I would like to hear what people in other parts of the country are seeing at their bird feeders. Since the winter finches are making a southerly push this fall, there may be some interesting birds showing up at your feeders. Some of the birds to look out for will be pine siskins, red and white-winged crossbills, Bohemian waxwings, common and hoary redpolls, red-breasted nuthatches, maybe some others.
The photo I posted above is a Winter Wren. This is a regular visitor to Missouri during the colder months of the year. This was one which we banded at Missouri Western State University Campus, Saint Joseph, Missouri.
Here's what we get in the southeastern corner of Virginia: cardinals, titmice,nuthatches, siskins, black-capped and Carolina chickadees, Virginia creepers, house and Carolina wrens, purple and house finches, painted buntings, redwings,juncos, peewees, viereos, towhees, cowbirds, red-breasted grosbeaks, bluejays, almost every kind of sparrow.
And of course, the "nuisance" birds like grackles. Also the "passing throughs" like warblers. Mockingbirds love my feeders,too -- they don't eat anything, they just like to chase the other birds away!
I live in cold Nova Scotia Canada. We get blue jays lookin for peanuts in a shell. They take all they can get and hide them and come back later and seem to know exactly where they are hidden. Sometimes the crows find them first! I wish we had the variety that you have in a warm climate. Happy bird watching from Canada
This afternoon we had a little Red-breasted Nuthatch show up at our backyard feeders.
It is a little unusual for us to get these. Our regular visitors unclude, Downy, Hairy and Red-headed Woodpeckers, Northern Flickers, Black-capped Chickcadees, White-breasted Nuthatches, American Goldfinch, Blue Jays, Northern Cardinals, Dark-eyed Juncos, Common Grackles, House Sparrows and European Starlings.
Maybe this winter we will get an Evening Grosbeak. I have not ever seen one of these in Missouri!
In southern Australia we are in spring. The birds that are visiting our feeder are Sulphur Crested Cockatoos, sparrows, pink galahs, wattle birds, scarlet brow finches, crimson rosellas, native thrush, blue fairy wrens and bush wrens. We feed out a wild parrot bird mix and there seems to be something for all of them. We spent many happy hours watching their antics.
We had a bear bend our bird feeder in half last week to get to the feed. We live in Central Pennsylvania. I think that is the biggest "bird" we have ever attracted...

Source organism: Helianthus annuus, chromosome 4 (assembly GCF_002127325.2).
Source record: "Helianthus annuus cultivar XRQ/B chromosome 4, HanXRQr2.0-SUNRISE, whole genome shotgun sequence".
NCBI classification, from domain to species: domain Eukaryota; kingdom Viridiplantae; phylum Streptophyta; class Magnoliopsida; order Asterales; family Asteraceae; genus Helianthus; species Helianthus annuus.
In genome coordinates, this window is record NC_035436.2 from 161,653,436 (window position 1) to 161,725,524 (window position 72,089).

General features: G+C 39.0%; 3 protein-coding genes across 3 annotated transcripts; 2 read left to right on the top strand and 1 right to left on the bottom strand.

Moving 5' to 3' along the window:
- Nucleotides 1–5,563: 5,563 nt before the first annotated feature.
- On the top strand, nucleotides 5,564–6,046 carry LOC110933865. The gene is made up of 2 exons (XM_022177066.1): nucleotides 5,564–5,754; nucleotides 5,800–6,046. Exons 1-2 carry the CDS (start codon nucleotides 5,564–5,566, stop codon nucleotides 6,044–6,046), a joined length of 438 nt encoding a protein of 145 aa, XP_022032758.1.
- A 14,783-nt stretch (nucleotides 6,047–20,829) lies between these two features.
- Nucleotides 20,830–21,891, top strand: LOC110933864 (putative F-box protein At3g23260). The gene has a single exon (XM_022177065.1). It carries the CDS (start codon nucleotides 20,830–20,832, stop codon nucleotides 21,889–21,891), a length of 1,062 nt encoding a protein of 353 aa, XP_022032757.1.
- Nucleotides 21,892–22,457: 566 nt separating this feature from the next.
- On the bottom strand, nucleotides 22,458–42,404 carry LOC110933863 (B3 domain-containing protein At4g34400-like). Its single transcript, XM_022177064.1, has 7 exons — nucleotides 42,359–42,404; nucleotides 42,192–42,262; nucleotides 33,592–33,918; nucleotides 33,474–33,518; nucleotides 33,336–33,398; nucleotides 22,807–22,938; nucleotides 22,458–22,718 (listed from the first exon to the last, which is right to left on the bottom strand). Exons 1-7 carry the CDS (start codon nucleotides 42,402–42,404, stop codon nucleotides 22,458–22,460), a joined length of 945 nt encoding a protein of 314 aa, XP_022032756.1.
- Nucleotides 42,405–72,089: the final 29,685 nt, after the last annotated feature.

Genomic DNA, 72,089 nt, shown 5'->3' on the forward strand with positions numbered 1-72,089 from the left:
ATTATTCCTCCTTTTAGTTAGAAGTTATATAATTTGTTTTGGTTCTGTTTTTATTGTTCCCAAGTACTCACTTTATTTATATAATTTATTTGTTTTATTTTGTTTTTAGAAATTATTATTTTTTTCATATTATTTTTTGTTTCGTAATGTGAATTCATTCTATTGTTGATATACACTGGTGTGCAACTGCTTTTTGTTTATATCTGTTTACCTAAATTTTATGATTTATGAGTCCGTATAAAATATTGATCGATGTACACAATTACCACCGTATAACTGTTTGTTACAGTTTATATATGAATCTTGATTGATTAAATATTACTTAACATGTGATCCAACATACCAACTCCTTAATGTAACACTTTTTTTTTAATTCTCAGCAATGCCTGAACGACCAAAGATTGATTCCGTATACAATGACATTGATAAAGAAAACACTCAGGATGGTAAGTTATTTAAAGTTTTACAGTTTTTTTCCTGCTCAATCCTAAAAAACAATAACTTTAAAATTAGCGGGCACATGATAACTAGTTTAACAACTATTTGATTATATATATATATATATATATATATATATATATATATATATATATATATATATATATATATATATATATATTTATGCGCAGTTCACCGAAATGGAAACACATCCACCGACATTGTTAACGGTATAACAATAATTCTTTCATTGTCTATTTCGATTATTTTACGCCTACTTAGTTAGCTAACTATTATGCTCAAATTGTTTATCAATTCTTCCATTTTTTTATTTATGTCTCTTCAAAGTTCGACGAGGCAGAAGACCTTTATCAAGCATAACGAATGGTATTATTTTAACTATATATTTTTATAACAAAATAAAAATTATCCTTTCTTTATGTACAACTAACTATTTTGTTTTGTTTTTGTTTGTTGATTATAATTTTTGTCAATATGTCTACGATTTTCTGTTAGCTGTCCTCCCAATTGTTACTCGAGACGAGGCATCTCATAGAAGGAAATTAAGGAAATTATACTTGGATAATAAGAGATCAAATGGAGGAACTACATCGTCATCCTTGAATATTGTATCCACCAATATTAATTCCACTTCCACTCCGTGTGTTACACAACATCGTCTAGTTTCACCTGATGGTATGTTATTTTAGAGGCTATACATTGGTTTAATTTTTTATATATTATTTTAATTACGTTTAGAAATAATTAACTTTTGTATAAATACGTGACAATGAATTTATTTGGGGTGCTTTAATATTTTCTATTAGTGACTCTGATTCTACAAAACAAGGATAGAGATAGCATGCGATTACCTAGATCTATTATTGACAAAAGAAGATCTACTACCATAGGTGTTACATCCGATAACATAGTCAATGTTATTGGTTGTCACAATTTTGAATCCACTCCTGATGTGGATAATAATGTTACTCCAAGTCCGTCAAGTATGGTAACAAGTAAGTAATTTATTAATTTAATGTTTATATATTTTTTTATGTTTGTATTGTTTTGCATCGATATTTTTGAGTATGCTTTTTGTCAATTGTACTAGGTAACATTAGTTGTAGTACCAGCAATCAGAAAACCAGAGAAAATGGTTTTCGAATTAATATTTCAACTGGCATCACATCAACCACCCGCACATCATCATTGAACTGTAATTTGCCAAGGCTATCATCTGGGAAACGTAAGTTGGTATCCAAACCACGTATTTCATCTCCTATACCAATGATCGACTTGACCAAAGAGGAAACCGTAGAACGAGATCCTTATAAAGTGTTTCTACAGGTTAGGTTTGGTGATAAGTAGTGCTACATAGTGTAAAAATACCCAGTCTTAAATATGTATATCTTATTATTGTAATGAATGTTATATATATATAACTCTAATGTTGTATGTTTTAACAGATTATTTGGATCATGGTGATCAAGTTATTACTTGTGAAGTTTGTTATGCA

TDunleavy, a Black Bear would be awesome!
But I think I would rather get an Evening Grosbeak or Bohemian Waxwing. Are you getting either one of these at your feeders?
I love the birds that turn up at my feeder everyday. They are red birds, blue jays, mourning doves, cow birds, wood peckers titmice and nuthatches and some that I really don't know what they are, I just know that I love watching them.
I live in Va.Down the road a little ways from Roanoke Va.
Thanks for asking this question, as it was interesting to see what all types of birds everyone else has as well.
Teresa from Va.
Housefinches, goldfinches american, lesser goldfinch, black-capped chickees, bushtits, scrub jay, house sparrows, oregon junco, from Springfield, Or
Here is one of the photos I took of the little Red-breasted Nuthatch on the peanut feeder in our backyard. This was November 22 (Thanksgiving Day).
We are averaging 10 - 12 species of birds daily coming to our feeders. A couple of our favorites are the Red-breasted Nuthatch and the Carolina Wren. Others coming are Downy and Red-bellied Woodpeckers, American Goldfinches, House Sparrows, Dark-eyed Juncos (some people call these, "Snow Birds"), Blue Jays, Northern Cardinals, White-breasted Nuthatches, etc.
For some reason we are not getting the Black-capped Chickadees. This species is usually one of the most commonly found bird coming to feeders. I am not sure why we are not getting them in our yard. Is anyone else noticing the absence of these birds at their feeders?